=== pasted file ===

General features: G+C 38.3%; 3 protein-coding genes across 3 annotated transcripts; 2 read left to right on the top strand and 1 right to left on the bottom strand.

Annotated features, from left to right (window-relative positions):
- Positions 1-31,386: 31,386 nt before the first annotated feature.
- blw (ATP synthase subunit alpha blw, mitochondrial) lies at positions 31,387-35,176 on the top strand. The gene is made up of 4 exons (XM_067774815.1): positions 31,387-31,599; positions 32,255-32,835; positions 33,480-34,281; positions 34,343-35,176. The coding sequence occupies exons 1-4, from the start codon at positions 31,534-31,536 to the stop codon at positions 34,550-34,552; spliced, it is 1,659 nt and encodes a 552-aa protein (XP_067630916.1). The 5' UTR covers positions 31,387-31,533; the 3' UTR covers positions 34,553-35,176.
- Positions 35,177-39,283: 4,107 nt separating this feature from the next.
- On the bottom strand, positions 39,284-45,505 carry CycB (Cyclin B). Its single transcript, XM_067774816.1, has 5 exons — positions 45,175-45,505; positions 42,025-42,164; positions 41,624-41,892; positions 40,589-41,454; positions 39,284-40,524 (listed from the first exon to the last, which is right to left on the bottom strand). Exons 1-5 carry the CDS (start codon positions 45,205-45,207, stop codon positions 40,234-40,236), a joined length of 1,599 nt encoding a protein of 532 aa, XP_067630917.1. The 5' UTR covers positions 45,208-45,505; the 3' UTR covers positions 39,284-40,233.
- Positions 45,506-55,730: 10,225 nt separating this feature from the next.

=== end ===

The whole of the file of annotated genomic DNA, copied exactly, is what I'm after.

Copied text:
General features: G+C 38.3%; 3 protein-coding genes across 3 annotated transcripts; 2 read left to right on the top strand and 1 right to left on the bottom strand.

Annotated features, from left to right (window-relative positions):
- Positions 1-31,386: 31,386 nt before the first annotated feature.
- blw (ATP synthase subunit alpha blw, mitochondrial) lies at positions 31,387-35,176 on the top strand. The gene is made up of 4 exons (XM_067774815.1): positions 31,387-31,599; positions 32,255-32,835; positions 33,480-34,281; positions 34,343-35,176. The coding sequence occupies exons 1-4, from the start codon at positions 31,534-31,536 to the stop codon at positions 34,550-34,552; spliced, it is 1,659 nt and encodes a 552-aa protein (XP_067630916.1). The 5' UTR covers positions 31,387-31,533; the 3' UTR covers positions 34,553-35,176.
- Positions 35,177-39,283: 4,107 nt separating this feature from the next.
- On the bottom strand, positions 39,284-45,505 carry CycB (Cyclin B). Its single transcript, XM_067774816.1, has 5 exons — positions 45,175-45,505; positions 42,025-42,164; positions 41,624-41,892; positions 40,589-41,454; positions 39,284-40,524 (listed from the first exon to the last, which is right to left on the bottom strand). Exons 1-5 carry the CDS (start codon positions 45,205-45,207, stop codon positions 40,234-40,236), a joined length of 1,599 nt encoding a protein of 532 aa, XP_067630917.1. The 5' UTR covers positions 45,208-45,505; the 3' UTR covers positions 39,284-40,233.
- Positions 45,506-55,730: 10,225 nt separating this feature from the next.